Single-Firm Conduct Hearings Comment: Daniel McDougall

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The advent of computer technology and the Internet has lead to the creation of new ways to attain and maintain monopolies. Many of the techniques that businesses use to advance these goals are extremely technical in nature and can be confusing or non-obvious to the layman. To aid the committee in this regards I have prepared the following reference for one particularly dangerous monopoly-enabling technology: Digital Rights Management. Digital Rights Management (DRM): Any given software or hardware that is supposed to prevent it's user from copying or modifying copy-protected content (music, movies, computer files, etc). It also prevents other companies from creating products or services that can interact with that content. There are many anti-competitive issues with DRM: 1. It allows a company to lock content to their own hardware and software. This forces consumers to purchase hardware and software products only from the company that controls the DRM or from a licensee of that DRM. Once a consumer has purchased digital content controlled by DRM, it creates a disincentive for that consumer to purchase a similar product from any other company as they will not be able to use their purchased content on a non-DRM or different-DRM device. For example: A consumer who has purchased a significant amount of music from Apple's iTunes cannot play that music on a non-Apple player. 2. At any point the company that controls the DRM can revoke a license. This allows the company that controls the DRM to dictate any and all products that enter the market that inter-operate with DRM-protected content. If the DRM-controlling company starts selling a similar product as one of it's DRM licensees, they can revoke their license and halt sales of the competing product. 3. Any given DRM system is protected by both trade secret and/or copyright laws. This effectively means it will never expire (as would a patent) and no company/person other than the creator of the DRM can reverse engineer a DRM system (the reverse engineering clause of the Digital Millennium Copyright Act prevents it). In essence, any given DRM system is a permanent monopoly for the company that controls it. 4. When a consumer wishes to purchase digital content that is made available only through one DRM system, they are either forced to purchase a player for that DRM type or to obtain that content illegally (no DRM system can stop determined pirates). This effectively creates a vacuum in the market for digital content that could have otherwise been obtained through a legal competitor. Overall, DRM hurts the market for digital content more than it helps. Consumers do not benefit from it and it completely locks out competition for an indefinite term. -Dan McDougall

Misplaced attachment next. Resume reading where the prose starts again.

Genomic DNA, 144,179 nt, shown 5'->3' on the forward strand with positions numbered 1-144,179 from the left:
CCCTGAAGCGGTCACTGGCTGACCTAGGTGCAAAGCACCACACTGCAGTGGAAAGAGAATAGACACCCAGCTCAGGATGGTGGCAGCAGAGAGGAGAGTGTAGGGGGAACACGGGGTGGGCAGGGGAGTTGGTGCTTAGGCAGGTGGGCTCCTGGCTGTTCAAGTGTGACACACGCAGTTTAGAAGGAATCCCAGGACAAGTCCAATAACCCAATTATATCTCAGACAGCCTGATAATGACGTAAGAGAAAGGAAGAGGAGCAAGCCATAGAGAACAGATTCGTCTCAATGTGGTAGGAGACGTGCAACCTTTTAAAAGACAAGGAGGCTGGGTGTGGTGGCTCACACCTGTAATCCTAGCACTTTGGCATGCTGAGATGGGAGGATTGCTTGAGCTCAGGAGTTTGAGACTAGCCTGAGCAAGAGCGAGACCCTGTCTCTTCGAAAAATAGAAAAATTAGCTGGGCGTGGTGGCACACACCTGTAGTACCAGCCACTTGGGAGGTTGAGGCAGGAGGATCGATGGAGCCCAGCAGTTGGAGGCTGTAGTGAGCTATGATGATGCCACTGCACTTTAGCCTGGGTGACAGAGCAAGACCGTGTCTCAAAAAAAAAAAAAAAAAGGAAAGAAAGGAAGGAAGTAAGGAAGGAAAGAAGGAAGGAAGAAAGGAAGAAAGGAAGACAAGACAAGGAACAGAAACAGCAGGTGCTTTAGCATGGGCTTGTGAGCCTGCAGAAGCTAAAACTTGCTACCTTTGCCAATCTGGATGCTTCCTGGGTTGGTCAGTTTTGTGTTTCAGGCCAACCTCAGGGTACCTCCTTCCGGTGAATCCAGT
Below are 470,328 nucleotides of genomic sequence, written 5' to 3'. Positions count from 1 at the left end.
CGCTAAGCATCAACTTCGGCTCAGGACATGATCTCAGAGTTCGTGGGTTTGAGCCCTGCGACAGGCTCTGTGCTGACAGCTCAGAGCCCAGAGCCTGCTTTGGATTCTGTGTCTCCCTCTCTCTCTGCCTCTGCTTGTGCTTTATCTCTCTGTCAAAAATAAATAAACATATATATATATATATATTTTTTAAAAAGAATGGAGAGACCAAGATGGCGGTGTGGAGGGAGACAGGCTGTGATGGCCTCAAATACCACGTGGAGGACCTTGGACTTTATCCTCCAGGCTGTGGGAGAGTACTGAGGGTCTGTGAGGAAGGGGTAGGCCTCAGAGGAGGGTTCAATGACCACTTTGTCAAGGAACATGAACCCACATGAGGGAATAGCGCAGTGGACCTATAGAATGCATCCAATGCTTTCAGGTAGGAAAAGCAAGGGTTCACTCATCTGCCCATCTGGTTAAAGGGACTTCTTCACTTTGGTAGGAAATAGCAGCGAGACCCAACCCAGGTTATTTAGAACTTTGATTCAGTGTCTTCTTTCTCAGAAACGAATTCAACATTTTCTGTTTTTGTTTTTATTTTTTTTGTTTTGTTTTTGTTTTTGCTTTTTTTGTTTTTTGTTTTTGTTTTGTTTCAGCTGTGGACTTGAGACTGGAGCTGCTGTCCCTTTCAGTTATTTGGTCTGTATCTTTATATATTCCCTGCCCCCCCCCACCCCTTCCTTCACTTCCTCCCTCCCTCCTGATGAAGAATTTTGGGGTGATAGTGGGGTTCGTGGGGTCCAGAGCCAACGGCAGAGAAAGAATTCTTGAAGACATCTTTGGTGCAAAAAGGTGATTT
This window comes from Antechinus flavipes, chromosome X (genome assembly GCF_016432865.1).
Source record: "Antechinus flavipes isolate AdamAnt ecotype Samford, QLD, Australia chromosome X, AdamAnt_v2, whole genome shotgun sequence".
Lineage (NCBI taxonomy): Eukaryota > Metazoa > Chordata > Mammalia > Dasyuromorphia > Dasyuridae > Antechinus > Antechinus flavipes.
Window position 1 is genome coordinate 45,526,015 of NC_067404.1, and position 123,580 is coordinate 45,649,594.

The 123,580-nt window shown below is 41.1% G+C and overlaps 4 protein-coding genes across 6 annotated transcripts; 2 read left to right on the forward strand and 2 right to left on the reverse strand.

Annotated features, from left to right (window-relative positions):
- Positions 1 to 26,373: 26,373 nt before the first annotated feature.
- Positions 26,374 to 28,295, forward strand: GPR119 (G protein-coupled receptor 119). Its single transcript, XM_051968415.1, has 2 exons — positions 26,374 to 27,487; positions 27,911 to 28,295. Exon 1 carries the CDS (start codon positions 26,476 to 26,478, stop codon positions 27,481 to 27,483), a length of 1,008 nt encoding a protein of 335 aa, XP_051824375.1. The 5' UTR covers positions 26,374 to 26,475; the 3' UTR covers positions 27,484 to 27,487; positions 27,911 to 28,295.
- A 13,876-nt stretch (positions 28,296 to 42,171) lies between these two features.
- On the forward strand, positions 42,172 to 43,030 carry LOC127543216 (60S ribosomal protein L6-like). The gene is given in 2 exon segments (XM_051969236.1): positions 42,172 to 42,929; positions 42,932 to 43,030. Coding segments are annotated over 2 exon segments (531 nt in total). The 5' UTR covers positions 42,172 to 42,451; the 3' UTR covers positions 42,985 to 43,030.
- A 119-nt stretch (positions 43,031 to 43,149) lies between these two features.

Updated June 25, 2015